“I saw the moon . . . and way out away from it there was what seemed to be a perfect circle of light. What might have caused that lunar halo?”
Well, we get a lot of reports of these sorts of observations — halos around both the sun and the moon. They form when ice crystals in high cirrus clouds cause light to be refracted or “bent.” Because moonlight isn’t very bright, lunar halos are mostly colorless — but you might notice more red on the inside and more blue on the outside of the halo.
These colors are more noticeable in halos around the sun. If you do see a halo around the moon or sun, notice that the inner edge is sharp, while the outer edge is more diffuse. Also, notice that the sky surrounding the halo is darker than the rest of the sky.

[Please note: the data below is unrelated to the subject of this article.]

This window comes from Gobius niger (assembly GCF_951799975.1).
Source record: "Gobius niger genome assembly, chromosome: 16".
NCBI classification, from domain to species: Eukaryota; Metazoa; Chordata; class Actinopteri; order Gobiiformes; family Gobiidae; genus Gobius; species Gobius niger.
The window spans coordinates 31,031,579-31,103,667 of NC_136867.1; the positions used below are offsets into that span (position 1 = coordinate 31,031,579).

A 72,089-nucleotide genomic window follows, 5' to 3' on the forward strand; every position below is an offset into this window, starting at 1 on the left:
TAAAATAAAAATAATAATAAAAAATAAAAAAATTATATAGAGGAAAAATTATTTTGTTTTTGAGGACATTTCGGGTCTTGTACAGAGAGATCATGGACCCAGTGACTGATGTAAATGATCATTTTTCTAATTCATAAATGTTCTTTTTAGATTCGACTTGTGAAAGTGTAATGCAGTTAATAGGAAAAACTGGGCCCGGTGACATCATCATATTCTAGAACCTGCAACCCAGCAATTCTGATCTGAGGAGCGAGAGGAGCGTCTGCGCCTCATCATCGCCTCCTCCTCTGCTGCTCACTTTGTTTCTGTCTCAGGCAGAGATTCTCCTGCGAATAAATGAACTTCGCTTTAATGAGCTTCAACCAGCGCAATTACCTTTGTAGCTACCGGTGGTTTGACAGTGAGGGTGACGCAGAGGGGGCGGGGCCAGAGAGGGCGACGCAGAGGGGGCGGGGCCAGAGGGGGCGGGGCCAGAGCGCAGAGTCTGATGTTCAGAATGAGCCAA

A halo around the moon often comes before a storm. There’s even an old weather saying to describe this phenomenon. It’s “ring around the moon means rain soon.” It happens because the ice crystals that help create halos come in cirrus clouds, which often come before rain. So if you see a halo around the moon, be on the lookout for rain a day or so later.
Moon Light Effects – A ring around the moon